on trying not to live in the past

Trying … trying … but largely failing, along with many long-time Arsenal supporters. Just take a look at this misty-water-colored-memories-of-the-way-we-were post over at Arseblog. (The post is a couple of years old, but it’s been making extensive rounds on Twitter today.)

In an earlier post I wrote that “none of this is going to change until Wenger has retired. And I can imagine no circumstances in which he would voluntarily leave before the end of his contract, and very few circumstances in which the bosses would force him out.” I am still convinced that the  very idea of resigning is anathema to Wenger, but now think it at least slightly more likely that he will get heavy pressure from the board and that he could possibly leave after this season. I don’t remember who first said this, but more than a few people have now commented that the least bad solution now would be for Wenger to announce that he’s leaving at the end of the season, so that (a) the supporters can give him thanks and praise for all that he’s done for the club over the years and (b) the board can get to work making a plan for the future.

I would just add that it would be nice to see the Gunners play badly enough for the rest of the season to fall out of European football altogether, and focus next season fully on domestic football. And that is a distinctly possible outcome.

So if Wenger does resign, then what should the remaining club leadership do?

  1. Hire a new manager by June 1, so that the club can participate fully and confidently in the transfer market. Players looking for a new club need to believe that Arsenal is a legitimate option.
  2. Make sure the manager you hire understands the quality of some of the young players and is willing and able to train them up in the way they should go, as the Good Book says, and to give them opportunities to show that quality.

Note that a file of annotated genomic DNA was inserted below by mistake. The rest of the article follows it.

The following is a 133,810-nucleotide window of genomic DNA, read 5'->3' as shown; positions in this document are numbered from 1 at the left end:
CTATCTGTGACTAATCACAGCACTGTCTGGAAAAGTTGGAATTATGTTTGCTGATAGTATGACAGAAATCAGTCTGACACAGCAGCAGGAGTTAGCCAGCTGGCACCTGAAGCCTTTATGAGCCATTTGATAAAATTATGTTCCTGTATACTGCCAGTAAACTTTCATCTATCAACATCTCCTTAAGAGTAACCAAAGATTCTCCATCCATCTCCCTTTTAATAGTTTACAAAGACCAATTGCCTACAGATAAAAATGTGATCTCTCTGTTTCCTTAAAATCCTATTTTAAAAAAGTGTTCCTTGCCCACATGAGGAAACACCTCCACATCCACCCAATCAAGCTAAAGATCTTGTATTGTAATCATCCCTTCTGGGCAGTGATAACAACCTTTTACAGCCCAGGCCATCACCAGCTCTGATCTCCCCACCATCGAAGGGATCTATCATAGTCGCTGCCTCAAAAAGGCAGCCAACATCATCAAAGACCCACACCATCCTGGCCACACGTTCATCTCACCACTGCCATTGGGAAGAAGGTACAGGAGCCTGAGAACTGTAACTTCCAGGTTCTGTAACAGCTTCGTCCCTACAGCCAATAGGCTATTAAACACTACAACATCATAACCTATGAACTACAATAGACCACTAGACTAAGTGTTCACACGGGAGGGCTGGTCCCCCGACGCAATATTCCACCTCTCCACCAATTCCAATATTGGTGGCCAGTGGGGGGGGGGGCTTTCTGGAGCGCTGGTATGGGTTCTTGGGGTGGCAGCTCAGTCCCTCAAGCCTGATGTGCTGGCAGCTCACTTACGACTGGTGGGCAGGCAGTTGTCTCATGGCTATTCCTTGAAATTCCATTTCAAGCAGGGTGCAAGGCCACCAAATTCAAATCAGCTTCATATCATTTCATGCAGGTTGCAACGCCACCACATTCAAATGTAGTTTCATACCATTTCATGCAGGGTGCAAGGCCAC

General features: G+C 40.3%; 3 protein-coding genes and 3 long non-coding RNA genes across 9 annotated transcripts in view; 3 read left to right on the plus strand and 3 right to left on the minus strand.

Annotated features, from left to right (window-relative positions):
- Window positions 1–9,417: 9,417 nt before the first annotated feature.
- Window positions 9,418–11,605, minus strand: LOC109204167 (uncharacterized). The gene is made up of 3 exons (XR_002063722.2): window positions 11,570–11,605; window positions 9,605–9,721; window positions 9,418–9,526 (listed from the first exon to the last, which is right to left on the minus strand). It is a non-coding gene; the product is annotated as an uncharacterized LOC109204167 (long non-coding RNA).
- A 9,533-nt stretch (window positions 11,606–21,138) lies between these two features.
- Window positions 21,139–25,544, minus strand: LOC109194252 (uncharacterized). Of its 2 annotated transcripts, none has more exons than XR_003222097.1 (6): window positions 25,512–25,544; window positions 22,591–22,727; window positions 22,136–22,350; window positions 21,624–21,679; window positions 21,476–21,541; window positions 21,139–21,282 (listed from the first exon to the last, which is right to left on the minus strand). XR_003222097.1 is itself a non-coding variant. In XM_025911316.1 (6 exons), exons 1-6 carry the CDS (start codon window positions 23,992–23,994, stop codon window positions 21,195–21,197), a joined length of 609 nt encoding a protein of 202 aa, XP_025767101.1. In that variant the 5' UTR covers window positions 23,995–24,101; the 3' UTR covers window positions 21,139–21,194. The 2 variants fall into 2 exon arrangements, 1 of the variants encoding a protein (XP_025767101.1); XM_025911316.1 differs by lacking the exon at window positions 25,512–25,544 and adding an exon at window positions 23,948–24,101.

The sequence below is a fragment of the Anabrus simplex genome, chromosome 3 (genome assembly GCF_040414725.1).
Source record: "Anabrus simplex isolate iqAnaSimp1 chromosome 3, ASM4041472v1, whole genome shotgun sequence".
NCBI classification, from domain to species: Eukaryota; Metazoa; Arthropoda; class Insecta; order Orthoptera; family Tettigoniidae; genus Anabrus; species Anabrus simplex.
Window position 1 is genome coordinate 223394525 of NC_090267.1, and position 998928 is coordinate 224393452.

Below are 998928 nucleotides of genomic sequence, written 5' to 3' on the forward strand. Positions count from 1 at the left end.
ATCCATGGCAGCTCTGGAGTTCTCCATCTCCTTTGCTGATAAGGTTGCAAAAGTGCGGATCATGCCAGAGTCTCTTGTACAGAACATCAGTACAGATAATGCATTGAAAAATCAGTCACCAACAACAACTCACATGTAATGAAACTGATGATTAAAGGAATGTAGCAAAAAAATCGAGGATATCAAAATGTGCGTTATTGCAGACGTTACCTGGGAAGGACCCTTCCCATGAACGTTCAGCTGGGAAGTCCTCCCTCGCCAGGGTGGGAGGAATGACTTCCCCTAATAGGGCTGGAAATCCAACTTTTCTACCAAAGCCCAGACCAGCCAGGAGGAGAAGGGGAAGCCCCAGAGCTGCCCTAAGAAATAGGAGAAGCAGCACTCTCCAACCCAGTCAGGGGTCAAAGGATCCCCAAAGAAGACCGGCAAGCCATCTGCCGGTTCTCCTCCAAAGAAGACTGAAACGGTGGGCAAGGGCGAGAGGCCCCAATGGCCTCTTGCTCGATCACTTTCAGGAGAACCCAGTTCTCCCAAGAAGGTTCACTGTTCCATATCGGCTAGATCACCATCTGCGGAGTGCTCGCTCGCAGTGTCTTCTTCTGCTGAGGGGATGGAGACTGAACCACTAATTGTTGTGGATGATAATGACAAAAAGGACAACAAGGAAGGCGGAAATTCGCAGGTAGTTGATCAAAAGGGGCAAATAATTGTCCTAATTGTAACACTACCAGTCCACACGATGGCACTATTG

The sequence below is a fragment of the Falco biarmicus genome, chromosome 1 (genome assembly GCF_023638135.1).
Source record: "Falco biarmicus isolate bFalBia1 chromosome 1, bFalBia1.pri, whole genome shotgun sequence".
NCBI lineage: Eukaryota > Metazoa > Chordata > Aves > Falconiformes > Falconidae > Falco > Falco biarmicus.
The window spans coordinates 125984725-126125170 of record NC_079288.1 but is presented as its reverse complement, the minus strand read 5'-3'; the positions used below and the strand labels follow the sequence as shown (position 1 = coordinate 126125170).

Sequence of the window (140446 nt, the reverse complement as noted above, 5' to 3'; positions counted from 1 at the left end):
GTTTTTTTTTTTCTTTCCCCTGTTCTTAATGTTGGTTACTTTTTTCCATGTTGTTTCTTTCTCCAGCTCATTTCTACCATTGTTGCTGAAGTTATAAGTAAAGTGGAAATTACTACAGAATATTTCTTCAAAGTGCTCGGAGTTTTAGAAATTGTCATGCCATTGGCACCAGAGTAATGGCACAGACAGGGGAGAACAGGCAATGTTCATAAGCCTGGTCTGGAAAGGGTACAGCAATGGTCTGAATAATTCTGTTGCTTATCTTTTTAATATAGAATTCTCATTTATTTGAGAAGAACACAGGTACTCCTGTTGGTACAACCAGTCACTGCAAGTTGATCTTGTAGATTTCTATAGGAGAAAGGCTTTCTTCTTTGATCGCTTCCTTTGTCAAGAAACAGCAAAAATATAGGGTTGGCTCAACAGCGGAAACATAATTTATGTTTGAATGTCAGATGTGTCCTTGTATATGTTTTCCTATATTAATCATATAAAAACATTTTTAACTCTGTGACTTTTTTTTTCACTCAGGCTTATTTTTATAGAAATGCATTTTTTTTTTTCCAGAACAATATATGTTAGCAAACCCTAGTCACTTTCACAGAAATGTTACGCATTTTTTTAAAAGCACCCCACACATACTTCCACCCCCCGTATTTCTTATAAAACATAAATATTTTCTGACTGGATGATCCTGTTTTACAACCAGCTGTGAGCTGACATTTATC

3. In between now and the hiring of the New Guy, talk to the best players and reassure them of the club’s commitment to rising again to the top of English and European football. Tell them it’s not their fault (even when you think it’s kinda their fault) and that they’ve been let down by management, but they need not fear, a new coaching staff will be coming in to bring the very best out of all the marvelous players.
  4. I know there will be a lot of disagreement about this point, but I would suggest that the new management not be too quick to cut loose, or even to marginalize, players who have played badly under Wenger for these past couple of chaotic years. Xhaka has typically looked like a wholly lost cause, utterly unsuited for the demands of the Premier League, but he is one of those guys (Ramsey and Mustafi are others) who looks like a totally different and far superior footballer when playing for his country than he does when playing for Arsenal.
  5. This is an extension of the previous point: keep in mind that a number of players feel that they have simply been abandoned by the coaching staff, given no direction, cut adrift, left to their own devices. That Wenger made no substitutions against Man City, even when down 3-0 at the half, even when still down 3-0 after an hour, suggests that he really has given up. The board needs to be patient with players who have been so neglected.
  6. Finally, everyone should pray for God’s mercy and grace.